Sunday, October 12, 2008


"You're still in America in the monastery, and in Hope Church-- these absurd and holy places-- you're still in the modern world. But these places demand that you give up any notion of dominance or control. In these places you wait, and the places mold you." -- Kathleen Norris describing her church, Hope Church, in Dakota: A Spiritual Geography.

"Dakota is a painful reminder of human limits, just as cities and shopping malls are attempts to deny them." -- Also from Dakota.

The concrete and steel that is under our feet and over our heads have brought us together. They make it possible for someone like me to live in a place where my neighbors are most assuredly not like me. On most days these elements serve as catalysts for an economy that provides enough to survive, if not thrive.

But the ease of life created by cities has removed us from the desperation that has driven many over time into the arms of God. So we turn inward and find the struggle there. And at the end of that struggle, the one with demons of pride, lust, and gluttony, we may find ourselves needing God. But it all seems a little cheap in the end compared to people whose very existences are literally at stake.

Being in school is invigorating in many ways, but it has its drawbacks. Most notably is the sense that everybody is just passing through. Add that to the fact that I'm a part of a church whose life revolves those just passing through, and it is no wonder that despair can sometimes set in.

This is why I live for the times I get to sit around a table with my friends who live in this place. Though we may not have a lot of ground to plow and the weather patterns don't necessarily thrust us into reliance on God, we recognize that there is dirt inside us that needs cultivated in order for this long conversion toward being God's people to spring forth. And although we may not be here forever, we are more than just passing through.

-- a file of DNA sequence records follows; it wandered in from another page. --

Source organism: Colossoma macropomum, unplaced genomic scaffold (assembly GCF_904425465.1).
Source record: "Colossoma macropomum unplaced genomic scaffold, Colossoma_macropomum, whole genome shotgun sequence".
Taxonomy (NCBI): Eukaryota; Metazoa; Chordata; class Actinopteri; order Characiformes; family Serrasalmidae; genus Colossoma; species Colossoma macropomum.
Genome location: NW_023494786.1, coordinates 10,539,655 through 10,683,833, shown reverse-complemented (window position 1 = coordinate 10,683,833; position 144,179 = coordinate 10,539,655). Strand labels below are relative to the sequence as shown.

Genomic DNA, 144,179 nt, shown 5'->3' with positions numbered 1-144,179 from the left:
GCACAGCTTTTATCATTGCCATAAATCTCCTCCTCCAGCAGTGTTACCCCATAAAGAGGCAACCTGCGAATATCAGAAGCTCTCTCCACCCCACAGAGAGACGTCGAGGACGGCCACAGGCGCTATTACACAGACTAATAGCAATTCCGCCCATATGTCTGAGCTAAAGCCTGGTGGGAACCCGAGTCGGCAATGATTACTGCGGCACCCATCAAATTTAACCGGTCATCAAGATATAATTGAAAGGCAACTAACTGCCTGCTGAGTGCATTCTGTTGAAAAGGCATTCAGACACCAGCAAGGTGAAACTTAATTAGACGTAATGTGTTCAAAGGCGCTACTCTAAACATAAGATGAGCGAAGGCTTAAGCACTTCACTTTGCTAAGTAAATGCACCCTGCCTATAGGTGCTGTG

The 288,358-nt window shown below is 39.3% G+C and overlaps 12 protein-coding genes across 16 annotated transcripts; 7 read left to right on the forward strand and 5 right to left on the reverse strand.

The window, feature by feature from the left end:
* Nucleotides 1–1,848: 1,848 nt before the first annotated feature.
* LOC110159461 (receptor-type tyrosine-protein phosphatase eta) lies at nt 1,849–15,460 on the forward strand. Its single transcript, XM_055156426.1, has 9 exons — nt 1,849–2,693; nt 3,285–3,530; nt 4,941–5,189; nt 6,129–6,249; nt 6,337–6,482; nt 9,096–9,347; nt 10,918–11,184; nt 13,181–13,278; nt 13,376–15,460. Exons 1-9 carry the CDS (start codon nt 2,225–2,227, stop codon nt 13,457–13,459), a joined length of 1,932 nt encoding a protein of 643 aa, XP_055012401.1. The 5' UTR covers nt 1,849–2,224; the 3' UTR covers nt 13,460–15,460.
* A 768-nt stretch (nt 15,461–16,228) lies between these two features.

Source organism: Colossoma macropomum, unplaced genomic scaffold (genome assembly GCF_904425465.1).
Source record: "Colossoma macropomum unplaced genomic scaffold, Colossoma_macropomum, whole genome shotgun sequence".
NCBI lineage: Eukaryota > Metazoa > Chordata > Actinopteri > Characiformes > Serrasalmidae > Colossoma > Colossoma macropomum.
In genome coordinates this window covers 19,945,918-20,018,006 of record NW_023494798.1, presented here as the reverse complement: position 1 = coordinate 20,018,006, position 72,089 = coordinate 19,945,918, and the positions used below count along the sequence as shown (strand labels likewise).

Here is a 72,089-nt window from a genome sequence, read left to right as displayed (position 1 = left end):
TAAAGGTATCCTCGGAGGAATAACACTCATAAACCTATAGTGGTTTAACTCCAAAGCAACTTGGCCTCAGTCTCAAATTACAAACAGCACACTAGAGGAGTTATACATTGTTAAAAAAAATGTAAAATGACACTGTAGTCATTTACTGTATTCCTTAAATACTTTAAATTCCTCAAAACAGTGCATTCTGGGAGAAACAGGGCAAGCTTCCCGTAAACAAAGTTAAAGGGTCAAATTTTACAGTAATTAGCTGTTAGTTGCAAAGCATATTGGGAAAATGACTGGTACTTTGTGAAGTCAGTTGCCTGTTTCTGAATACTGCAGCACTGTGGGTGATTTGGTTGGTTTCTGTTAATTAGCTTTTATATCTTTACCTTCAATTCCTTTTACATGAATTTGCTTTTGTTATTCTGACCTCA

Of course there is nothing wrong with just passing through. There have been nomads from the beginning of time. In fact, the tendency to roam may, as a survival instinct, be more wired into our DNA than the tendency to stay. But I've often felt that the desire of some to always be looking to the next thing can be more of a refusal to admit that one day they will die.

Today, in the middle of this city of steel, concrete, and of people just passing through, we spoke out loud. We spoke words from Paul that rumble beneath the ground not just during the Easter season, but during seasons of loss and despair. We spoke them out of the depths. Together, those transient and those with feet planted on the ground, we spoke those words to each other, into the dry and dusty places waiting to be sanctified... "Where, oh death is your victory? Where, oh death is your sting?"


Patrick said...

Good stuff. Was talking with the youth about Yom Kippur, atonement, and the meaning of sacrifice, based on something by N.T. Wright, and we talked about how
being divorced from the natural process of things desensitizes us from the labor that goes into the things we enjoy, and what it costs.

On the other hand, my guess is that people who are tied to the land are also struck by people, or seasons, merely "passing through," - they just don't face it with so much frequency.

Aaron said...

"But I've often felt that the desire of some to always be looking to the next thing can be more of a refusal to admit that one day they will die."

Wow! That's a great line. One that I need to hear. Thank you, brother.

I'm going to quote you on my blog.